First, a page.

- Joyce's amazing world cycling tour kicks off today in Sydney! Join Joyce as she visits some of Sydney's coolest bike-inspired hangouts, and chats to Saskia of Sydney Cycle Chic! - Lucy x
Very cool exterior of Sable and Argent and some of their trendy Rapha Clothing
Our first destination is close to home – Sydney, which is just starting to embrace the concept of cycle chic. In Australia cycling is still perceived as a sport where you have to dress up in special clothes, be really fit and get hot and sweaty. That perception is slowly changing as people realise that cycling can be a really fun activity which gets you quickly and easily from A to B, out in the fresh air and is good for the environment to boot. When I tootle along the streets of Fitzroy, Surry Hills and New Farm I like to think of it as speed-window-shopping!
My first stop is Clarence Street Cyclery, a well-established bike shop in Sydney that’s just opened the only womens only bike shop in Australia. Jenny and the team at recognise that bike shops can be intimidating places for girls, so they’ve decked out the shop with a colourful mural of Sydney by ilovedust and they stock bikes which are made for the female figure (including beautiful restored vintage bikes from Sydney Vintage Bikes) and cute accessories such as wicker baskets and floral bags. The all-female staff are super-helpful and friendly and won’t make you feel silly if you don’t know what a derailleur is.
Bamboo Bike from Sable & Argent
I then whizz my way to the Woolloomooloo end of the Bourke Street Cycleway to Sable and Argent. This light-filled white-washed warehouse conversion is home to Rapha clothing, beautiful vintage-styled Bianchi bikes, Taiwan’s colourful Favor Bikes as well as exclusively selling the stylish and practical Copenhagen Parts Bike Porter and vintage French figurines known as ‘le petit velo’.
Next stop is Taylor Square, a little hub of cycle chic in Paddington which also hosts the Sydney Sustainable Markets every Saturday. At Taylor Square I spot Hattie, Ronan, Lisa and little Eddy, all looking very cool in their everyday clothes and their chic bikes. I also meet up with Saskia, the lady behind Sydney Cycle Chic who blogs about cycling style in Sydney and organises rides around the city on her gorgeous Velorbis.
Lisa and Little Eddie - too cute!
Hattie and Ronan - cool bikers spotted in Taylor Square
Saskia and I head off to Tokyo Bike, a small independent bike company based in Surry Hills.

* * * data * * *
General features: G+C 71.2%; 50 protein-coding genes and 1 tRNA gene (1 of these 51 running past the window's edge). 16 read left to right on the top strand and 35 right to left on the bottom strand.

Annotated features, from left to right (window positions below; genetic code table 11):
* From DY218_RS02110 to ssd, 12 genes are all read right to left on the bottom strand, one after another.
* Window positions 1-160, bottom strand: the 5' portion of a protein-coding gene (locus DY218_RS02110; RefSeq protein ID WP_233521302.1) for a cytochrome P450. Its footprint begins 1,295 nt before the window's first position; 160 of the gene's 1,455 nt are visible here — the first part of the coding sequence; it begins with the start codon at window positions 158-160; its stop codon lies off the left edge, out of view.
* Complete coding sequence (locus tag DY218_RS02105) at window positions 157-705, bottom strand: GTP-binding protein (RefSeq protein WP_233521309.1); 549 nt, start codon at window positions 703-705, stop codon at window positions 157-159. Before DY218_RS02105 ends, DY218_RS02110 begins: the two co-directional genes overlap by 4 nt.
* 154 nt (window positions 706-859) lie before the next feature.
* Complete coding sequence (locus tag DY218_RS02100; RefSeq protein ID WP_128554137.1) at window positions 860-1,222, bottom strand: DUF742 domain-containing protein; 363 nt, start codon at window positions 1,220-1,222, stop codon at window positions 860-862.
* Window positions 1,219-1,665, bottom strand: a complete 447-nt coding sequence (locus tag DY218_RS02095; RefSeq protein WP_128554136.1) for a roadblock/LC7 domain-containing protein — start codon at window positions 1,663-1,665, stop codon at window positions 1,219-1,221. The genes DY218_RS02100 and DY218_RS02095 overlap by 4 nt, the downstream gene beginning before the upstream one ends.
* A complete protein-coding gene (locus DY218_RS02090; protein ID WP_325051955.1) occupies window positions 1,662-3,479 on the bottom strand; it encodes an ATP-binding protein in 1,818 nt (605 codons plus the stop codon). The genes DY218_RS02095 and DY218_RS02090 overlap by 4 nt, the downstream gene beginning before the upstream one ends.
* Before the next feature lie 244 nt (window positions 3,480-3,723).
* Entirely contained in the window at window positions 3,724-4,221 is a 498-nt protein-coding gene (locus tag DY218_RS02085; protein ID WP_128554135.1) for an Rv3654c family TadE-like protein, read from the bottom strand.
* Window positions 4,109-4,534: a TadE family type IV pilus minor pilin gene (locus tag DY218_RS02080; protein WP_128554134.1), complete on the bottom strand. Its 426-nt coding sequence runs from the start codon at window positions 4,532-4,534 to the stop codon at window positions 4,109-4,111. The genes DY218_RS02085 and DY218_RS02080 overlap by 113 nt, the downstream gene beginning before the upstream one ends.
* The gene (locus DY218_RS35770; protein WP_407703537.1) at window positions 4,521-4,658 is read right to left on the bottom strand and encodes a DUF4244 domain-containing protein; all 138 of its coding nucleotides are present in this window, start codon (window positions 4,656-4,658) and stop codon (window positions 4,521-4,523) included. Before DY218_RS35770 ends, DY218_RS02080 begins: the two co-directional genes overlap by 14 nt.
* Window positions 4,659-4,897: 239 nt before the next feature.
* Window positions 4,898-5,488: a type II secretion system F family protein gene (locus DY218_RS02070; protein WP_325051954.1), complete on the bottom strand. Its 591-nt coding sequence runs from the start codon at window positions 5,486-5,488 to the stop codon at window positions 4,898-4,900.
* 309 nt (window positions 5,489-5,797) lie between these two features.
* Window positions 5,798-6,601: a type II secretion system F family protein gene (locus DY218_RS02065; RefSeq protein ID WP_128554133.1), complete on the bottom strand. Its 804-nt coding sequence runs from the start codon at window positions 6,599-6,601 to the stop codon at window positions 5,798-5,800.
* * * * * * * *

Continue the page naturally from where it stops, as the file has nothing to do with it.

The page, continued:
Yuki and her husband import light and colourful bikes from Japan and sell funky accessories such as these candy-bright Japanese bike locks and the Cycle Signs by Trent Jansen (also available at CycleStyle). You may remember Lucy chatting to award-winning Sydney designer Trent Jansen before – he makes the reflective spoke and strap-on Cycle Signs out of the offcuts from his Cycle Stools and it’s an truly upcycled product.
Trent Jansen reflective strap-on cycle signs
Trent Jansen reflective spoke cycle signs
Time for lunch at Remy and Lees‘s, a little bike-friendly cafe serving great coffee and easy-going morsels at the Surry Hills end of the Bourke StreetCycle way. Over a mushroom quiche and toasted cheese sandwich Saskia and I chat about Sydney Cycle Chic and her involvement with the Sydney cycle scene.
Remy and Lees‘s - that's Remy top left!
Saskia from Sydney Cycle Chic
How would you describe cycle chic style in Sydney?
Sydney is slowly evolving its own unique bicycle culture and the more you dig the more you find. The style seems to be quite suburb-based so the students and young urban families in Newtown and Chippendale love a bit of grunge and vintage chic on their retro Schwinns. The Gen X riders in Balmain and Paddington are a bit more Euro classic and the cool young kids in Surry Hills love a fixie and mixing it up a bit streetstyle-wise. I think come summer I'll be seeing a whole lot of bikini style too!
What is your favourite cycle chic outfit?
[Laughs] I find myself consciously dressing up when I ride, which is probably just a reaction to the assumption that one must dress practically for comfort. I wear what I always wear and have a pretty eclectic style, mixing labels with 50's/60's vintage. The designers that most influence my look would be Easton Pearson and Gorman and I'm very fond of Funkis clogs or a heel for riding as they keep my feet nicely on the pedals. I just bought a wonderful Audrey Hepburnish 50's dress that I'm saving for summer cycling and a voluminous black silk dress from Scanlon & Theodore that will make good use of my skirt guard!
What is special about cycling in Sydney?
Sydney is definitely a city of villages and that makes it great for exploring different neighbourhoods. I do wish there were slightly fewer hills J There's something beautiful about the light in Sydney and the sun shines even in coldest winter.
Where do you go for cycle chic inspiration?
I find my real inspiration in unusual places, not always bicycle related and I have love affairs with old film, design and photography. My cycle chic affair, however, started with Copenhagen Cycle Chic and I always return there for inspiration.
Cycling hipsters in Surry Hills
Coincidentally on my visit to Remy and Lee’s they were hosting a Bake Sale to raise funds for Joy Ride, a Melbourne to Brisbane ride which will be filmed and made into a documentary for next year’s Bicycle Film Festival
in Sydney. Outside the cafe I snapped Matt,the organiser for the Bicycle Film Festival
chatting to his cycling buddy.
Chris and Matt chatting outside Remy and Lee's Cafe
One last note – if you’re interested in checking out the cycle chic scene in Sydney, why not go along to the next Cycle Chic Sundays
bike ride this Saturday September 11th (even though it’s a Saturday) where they’ll be stopping at some of the places I’ve talked about here.
Thanks for coming along with me today. Tomorrow we pack our virtual passports and head to England!